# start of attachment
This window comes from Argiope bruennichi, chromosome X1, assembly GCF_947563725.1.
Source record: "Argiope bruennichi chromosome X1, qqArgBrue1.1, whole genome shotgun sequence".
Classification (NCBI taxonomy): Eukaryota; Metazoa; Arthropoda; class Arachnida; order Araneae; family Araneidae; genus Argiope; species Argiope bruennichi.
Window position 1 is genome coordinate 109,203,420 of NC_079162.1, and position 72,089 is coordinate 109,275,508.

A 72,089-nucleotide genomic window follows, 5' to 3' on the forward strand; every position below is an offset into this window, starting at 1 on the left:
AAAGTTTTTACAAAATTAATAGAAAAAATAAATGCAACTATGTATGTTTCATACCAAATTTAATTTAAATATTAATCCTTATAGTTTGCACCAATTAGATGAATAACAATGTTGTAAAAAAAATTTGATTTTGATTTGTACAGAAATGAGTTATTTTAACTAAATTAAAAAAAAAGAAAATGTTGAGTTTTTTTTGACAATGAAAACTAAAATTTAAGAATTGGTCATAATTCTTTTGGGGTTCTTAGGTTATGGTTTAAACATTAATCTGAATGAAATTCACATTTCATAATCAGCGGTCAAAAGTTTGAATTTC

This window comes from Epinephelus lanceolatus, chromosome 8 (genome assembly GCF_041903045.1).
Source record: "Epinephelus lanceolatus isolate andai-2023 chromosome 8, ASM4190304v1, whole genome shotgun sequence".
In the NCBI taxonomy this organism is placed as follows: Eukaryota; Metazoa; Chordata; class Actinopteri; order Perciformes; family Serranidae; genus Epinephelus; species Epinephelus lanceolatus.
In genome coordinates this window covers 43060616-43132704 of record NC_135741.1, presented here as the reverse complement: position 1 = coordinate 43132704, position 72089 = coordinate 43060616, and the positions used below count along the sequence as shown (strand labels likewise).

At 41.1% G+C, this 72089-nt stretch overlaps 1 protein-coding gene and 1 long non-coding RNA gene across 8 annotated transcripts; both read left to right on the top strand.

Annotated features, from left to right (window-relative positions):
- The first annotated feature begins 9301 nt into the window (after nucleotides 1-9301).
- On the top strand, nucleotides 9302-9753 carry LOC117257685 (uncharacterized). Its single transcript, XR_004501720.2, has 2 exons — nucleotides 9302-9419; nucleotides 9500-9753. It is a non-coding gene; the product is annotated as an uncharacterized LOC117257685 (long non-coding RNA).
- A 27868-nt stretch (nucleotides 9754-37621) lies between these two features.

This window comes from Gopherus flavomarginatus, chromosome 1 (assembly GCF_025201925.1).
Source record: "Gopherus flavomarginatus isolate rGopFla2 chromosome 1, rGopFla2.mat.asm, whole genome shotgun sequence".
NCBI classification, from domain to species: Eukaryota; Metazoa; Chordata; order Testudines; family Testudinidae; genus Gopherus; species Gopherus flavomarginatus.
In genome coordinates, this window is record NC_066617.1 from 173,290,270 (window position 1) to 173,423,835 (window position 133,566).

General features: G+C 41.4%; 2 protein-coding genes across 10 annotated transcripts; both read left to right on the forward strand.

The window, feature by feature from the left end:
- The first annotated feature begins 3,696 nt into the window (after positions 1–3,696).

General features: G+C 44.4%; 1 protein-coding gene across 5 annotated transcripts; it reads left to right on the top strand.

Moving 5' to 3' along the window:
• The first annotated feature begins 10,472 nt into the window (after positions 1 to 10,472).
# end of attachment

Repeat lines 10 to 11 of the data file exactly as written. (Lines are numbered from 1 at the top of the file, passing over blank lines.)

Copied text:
In genome coordinates this window covers 43060616-43132704 of record NC_135741.1, presented here as the reverse complement: position 1 = coordinate 43132704, position 72089 = coordinate 43060616, and the positions used below count along the sequence as shown (strand labels likewise).

At 41.1% G+C, this 72089-nt stretch overlaps 1 protein-coding gene and 1 long non-coding RNA gene across 8 annotated transcripts; both read left to right on the top strand.